Your article ‘Man dies while trying to board train…’ immediately brought into recollection an eerily similar experience of mine which thankfully didn’t end in tragedy.
Being a Mumbaikar for life, I have always had a fascination for trains and considered the Western Railways to be a lifeline throughout my school and junior college days. However, my graduation and post-graduation institutes were located along the Central line and like countless other Mumbaikars, Dadar became a hub of my life for half a dozen years as I switched daily from the Western to the Central line. It was in one such instance that I was caught with my feet dangling in the air from the end of the very same platform mentioned in your article. Perhaps, I too may not have lived to tell this tale, but for a good samaritan who pulled me up and the suppleness of my young body.
To put such accidents down to just the irresponsibility of catching a moving train is simplifying things a bit too much. One has to delve in to the mind of the commuter at that bustling moment. In a city where time is money, “catch me if you can” is a way of life that wholly extends to public transportation, be it a train or a bus. With the average human capable of running at a bust of speed of 20 km/hr if not more, there will always be a window of opportunity of catching a train as it accelerates out of the station. To a commuter, watching a pertinent train start from standstill while being on the platform is perhaps as frustrating as watching paint dry.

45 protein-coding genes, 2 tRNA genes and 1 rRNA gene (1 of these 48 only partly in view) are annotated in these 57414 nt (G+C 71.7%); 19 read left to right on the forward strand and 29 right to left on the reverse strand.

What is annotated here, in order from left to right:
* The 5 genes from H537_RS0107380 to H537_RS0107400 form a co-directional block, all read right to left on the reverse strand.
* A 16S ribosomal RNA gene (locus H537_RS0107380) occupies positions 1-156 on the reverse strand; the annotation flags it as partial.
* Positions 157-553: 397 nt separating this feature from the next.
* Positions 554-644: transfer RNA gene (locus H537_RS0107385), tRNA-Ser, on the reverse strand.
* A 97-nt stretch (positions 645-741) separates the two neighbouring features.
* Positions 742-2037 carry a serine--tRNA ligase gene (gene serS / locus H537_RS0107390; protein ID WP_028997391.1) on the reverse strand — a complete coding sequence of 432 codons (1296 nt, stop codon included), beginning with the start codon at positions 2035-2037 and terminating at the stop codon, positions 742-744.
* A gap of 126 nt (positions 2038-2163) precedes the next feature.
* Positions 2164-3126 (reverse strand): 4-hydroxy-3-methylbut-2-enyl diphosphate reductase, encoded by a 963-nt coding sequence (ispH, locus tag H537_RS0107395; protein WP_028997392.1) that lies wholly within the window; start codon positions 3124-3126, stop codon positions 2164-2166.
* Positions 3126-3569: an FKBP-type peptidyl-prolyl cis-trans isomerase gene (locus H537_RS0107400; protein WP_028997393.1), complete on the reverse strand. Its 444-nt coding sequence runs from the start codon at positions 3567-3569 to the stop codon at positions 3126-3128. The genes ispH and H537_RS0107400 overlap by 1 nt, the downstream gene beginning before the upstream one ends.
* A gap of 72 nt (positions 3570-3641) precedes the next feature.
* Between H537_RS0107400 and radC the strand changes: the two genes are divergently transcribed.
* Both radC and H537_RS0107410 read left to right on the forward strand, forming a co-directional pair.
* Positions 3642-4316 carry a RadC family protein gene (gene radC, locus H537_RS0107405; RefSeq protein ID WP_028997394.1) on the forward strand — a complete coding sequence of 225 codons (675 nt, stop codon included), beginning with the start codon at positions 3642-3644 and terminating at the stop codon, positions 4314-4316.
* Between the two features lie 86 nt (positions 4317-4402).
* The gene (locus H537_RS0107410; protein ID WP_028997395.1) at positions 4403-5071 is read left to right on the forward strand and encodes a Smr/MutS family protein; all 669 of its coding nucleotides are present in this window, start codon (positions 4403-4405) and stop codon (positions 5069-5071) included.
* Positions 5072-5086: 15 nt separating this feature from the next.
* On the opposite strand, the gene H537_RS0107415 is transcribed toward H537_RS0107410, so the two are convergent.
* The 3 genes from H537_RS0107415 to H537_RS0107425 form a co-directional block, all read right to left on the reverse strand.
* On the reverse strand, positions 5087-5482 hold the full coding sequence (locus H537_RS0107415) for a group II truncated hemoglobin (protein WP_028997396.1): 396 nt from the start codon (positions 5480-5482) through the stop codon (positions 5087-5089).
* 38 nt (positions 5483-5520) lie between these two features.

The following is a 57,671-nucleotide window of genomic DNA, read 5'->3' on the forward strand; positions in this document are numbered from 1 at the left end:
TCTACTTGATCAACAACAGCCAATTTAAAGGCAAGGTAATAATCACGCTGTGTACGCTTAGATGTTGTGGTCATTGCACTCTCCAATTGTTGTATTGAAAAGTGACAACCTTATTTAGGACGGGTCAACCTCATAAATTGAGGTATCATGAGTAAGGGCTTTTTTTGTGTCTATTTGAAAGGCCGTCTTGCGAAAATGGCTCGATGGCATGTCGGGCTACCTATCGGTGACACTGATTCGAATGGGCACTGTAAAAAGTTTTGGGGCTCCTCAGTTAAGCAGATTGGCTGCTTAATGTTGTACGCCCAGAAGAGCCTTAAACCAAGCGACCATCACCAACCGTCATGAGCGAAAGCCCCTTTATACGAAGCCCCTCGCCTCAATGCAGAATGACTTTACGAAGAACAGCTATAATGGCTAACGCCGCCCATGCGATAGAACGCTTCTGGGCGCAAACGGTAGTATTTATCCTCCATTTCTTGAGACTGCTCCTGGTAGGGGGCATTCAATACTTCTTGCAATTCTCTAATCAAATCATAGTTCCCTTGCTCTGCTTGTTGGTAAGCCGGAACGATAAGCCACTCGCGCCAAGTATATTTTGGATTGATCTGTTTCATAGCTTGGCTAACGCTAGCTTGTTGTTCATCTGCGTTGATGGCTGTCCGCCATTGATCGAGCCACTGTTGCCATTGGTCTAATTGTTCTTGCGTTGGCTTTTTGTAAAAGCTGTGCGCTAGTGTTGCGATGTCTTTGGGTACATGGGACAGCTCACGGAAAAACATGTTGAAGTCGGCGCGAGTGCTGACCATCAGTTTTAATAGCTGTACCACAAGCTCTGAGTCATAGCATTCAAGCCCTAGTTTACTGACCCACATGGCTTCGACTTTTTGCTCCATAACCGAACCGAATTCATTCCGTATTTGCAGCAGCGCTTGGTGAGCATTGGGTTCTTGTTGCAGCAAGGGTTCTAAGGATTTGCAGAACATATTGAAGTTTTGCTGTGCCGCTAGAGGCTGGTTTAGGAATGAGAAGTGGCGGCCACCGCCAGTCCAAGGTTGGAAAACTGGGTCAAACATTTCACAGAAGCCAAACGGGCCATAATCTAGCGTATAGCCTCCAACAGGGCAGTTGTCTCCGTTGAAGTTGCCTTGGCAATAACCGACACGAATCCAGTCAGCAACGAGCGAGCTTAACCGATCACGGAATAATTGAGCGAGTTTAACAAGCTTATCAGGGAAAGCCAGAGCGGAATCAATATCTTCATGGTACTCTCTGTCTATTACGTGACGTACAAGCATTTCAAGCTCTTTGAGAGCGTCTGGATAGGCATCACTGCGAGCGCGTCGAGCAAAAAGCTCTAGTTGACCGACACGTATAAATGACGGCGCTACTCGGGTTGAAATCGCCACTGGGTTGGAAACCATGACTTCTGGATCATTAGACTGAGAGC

Thus, the railway authorities need to take in to consideration instinctive, rather than logical thinking while designing a train or a platform. It doesn’t help that the bridge in question opens up right at the first compartment and that too in the direction opposite to movement. But, the railway authorities need to provide for a window of around 3 seconds at peak running speed along with deceleration which shouldn’t amount to any more than 25-30 metres extension at both ends of the platform. The railways do owe its commuters that much irrespective of their lack of critical thinking.
Since then, I have wised-up enough to not catch a train in motion, but I have been unable to extend the same intellectuality to BEST buses whose drivers cherish testing your athletic abilities, especially when you happen to be the sole person boarding the bus. The mention of BEST also brings in to attention another article of yours titled ‘Dedicated bus lanes can revive BEST’. My only suggestion here is that policing of dedicated bus lanes ought not to be left to policemen alone but to CCTV cameras fitted on the “dash” of the bus. This would help in identifying any violators, albeit ex post facto.
Hope these words reach the right ears to make a difference.
Addressed to the author Somit Sen chiefly apropos this article.